CITY ACTIVISTS and doctors have welcomed the Supreme Court’s landmark ruling on Wednesday, criminalising sex with wife below 18 years of age, saying it would reduce the cases of early marriage and child trafficking in the country. The verdict is also significant as it was passed on the International Day of the Girl Child, they added. Poonam Muttreja, executive director, Population Foundation of India, said, “Girls below 18 years are still developing physically and mentally, and may not be in the position to make informed decisions and choices regarding their health and well-being. While the trauma of forced sex for a minor is a burden in itself, it could also jeopardise the girl’s health and that of the infant.”
“This is a timely and positive step, taken in the right direction for the discourse on marital rape and the subject of consent,” she added. Meanwhile, doctors involved in the Save the Girl Child campaign pointed out they had been offering free or concessional treatment to women giving birth to girls. The campaign included doctors from many districts, including Pune, Solapur, Nasik, Kolhapur, Satara, Beed, Ahmednagar, Sangli, Nanded, Thane, Ratnagiri, Mumbai, Aurangabad ,Yavatmal, Nagpur, Osmanabad, Jalgaon, Parbhani , Latur, Jalna, Raigad.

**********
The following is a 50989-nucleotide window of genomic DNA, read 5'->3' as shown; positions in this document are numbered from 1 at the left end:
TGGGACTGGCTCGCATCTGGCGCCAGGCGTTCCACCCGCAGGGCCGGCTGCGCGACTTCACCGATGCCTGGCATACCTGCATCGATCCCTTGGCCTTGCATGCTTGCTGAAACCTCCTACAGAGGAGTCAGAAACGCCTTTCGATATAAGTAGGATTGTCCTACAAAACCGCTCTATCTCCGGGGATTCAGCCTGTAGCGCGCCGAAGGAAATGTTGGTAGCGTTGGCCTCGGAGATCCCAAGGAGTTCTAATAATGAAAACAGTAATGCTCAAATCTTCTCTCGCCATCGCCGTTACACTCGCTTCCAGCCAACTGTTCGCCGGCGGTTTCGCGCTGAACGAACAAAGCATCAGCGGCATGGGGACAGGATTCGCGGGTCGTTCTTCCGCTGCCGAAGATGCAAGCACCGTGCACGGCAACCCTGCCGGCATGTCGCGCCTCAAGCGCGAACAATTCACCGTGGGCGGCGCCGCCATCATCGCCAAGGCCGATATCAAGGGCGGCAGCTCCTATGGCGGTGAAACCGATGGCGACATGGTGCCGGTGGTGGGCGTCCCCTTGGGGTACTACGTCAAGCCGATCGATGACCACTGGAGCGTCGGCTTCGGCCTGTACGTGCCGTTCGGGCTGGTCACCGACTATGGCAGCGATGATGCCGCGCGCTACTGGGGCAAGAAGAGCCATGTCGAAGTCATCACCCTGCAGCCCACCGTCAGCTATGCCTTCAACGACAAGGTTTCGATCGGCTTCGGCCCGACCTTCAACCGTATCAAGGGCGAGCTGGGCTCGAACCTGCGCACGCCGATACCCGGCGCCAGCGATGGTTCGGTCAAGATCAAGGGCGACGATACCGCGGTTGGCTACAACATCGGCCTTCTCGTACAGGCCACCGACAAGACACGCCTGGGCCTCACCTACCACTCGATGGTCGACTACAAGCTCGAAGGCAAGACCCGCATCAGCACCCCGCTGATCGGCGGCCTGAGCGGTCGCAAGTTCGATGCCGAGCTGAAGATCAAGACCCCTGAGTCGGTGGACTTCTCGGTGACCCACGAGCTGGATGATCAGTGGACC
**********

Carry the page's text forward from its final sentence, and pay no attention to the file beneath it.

Started at a small scale five years ago, the Save The Girl Child movement in the state now has more than 10,000 doctors from Pune and other districts as its members. The campaign is led by Dr Ganesh Rakh, who performs deliveries of girls for free. The campaign has found an echo in several other areas.
Dr Rakh said, “Such has been the impact that even barbers in some of the districts are not charging money for performing ‘mundan’ ceremonies of baby girls. Jewellers, too, are offering to pierce a baby girl’s ears at concessional rates.”
He added that, so far, delivery of 900 girls have been performed free of cost at his Medicare Hospital.
The United Nations’ International Day of the Girl Child on October 11 recognises both the value and power of girls and revisits the barriers and discrimination that girls face in pursuit of their rights and happiness. The theme for this year is — ‘The Power of the Adolescent Girl: Vision for 2030’.